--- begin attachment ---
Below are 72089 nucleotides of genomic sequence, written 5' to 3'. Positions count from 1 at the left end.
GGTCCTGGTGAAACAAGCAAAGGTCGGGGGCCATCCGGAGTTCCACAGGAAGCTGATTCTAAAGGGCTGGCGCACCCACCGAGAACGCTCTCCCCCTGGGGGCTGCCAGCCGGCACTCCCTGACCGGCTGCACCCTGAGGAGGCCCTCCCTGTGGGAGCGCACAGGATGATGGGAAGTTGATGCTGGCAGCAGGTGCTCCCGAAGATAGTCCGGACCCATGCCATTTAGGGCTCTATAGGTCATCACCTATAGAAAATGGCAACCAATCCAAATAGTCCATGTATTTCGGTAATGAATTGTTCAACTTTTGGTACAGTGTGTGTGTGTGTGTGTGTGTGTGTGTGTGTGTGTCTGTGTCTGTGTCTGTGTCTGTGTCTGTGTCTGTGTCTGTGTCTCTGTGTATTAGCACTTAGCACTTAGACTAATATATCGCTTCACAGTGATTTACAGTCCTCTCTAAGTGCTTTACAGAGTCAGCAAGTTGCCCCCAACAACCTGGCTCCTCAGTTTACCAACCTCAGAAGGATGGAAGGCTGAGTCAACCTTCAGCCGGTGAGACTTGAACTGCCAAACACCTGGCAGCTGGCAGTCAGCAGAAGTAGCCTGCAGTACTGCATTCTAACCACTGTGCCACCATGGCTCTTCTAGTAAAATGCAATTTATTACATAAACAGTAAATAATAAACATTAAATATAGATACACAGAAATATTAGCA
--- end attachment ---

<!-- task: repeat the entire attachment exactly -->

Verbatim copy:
Below are 72089 nucleotides of genomic sequence, written 5' to 3'. Positions count from 1 at the left end.
GGTCCTGGTGAAACAAGCAAAGGTCGGGGGCCATCCGGAGTTCCACAGGAAGCTGATTCTAAAGGGCTGGCGCACCCACCGAGAACGCTCTCCCCCTGGGGGCTGCCAGCCGGCACTCCCTGACCGGCTGCACCCTGAGGAGGCCCTCCCTGTGGGAGCGCACAGGATGATGGGAAGTTGATGCTGGCAGCAGGTGCTCCCGAAGATAGTCCGGACCCATGCCATTTAGGGCTCTATAGGTCATCACCTATAGAAAATGGCAACCAATCCAAATAGTCCATGTATTTCGGTAATGAATTGTTCAACTTTTGGTACAGTGTGTGTGTGTGTGTGTGTGTGTGTGTGTGTGTGTCTGTGTCTGTGTCTGTGTCTGTGTCTGTGTCTGTGTCTGTGTCTCTGTGTATTAGCACTTAGCACTTAGACTAATATATCGCTTCACAGTGATTTACAGTCCTCTCTAAGTGCTTTACAGAGTCAGCAAGTTGCCCCCAACAACCTGGCTCCTCAGTTTACCAACCTCAGAAGGATGGAAGGCTGAGTCAACCTTCAGCCGGTGAGACTTGAACTGCCAAACACCTGGCAGCTGGCAGTCAGCAGAAGTAGCCTGCAGTACTGCATTCTAACCACTGTGCCACCATGGCTCTTCTAGTAAAATGCAATTTATTACATAAACAGTAAATAATAAACATTAAATATAGATACACAGAAATATTAGCA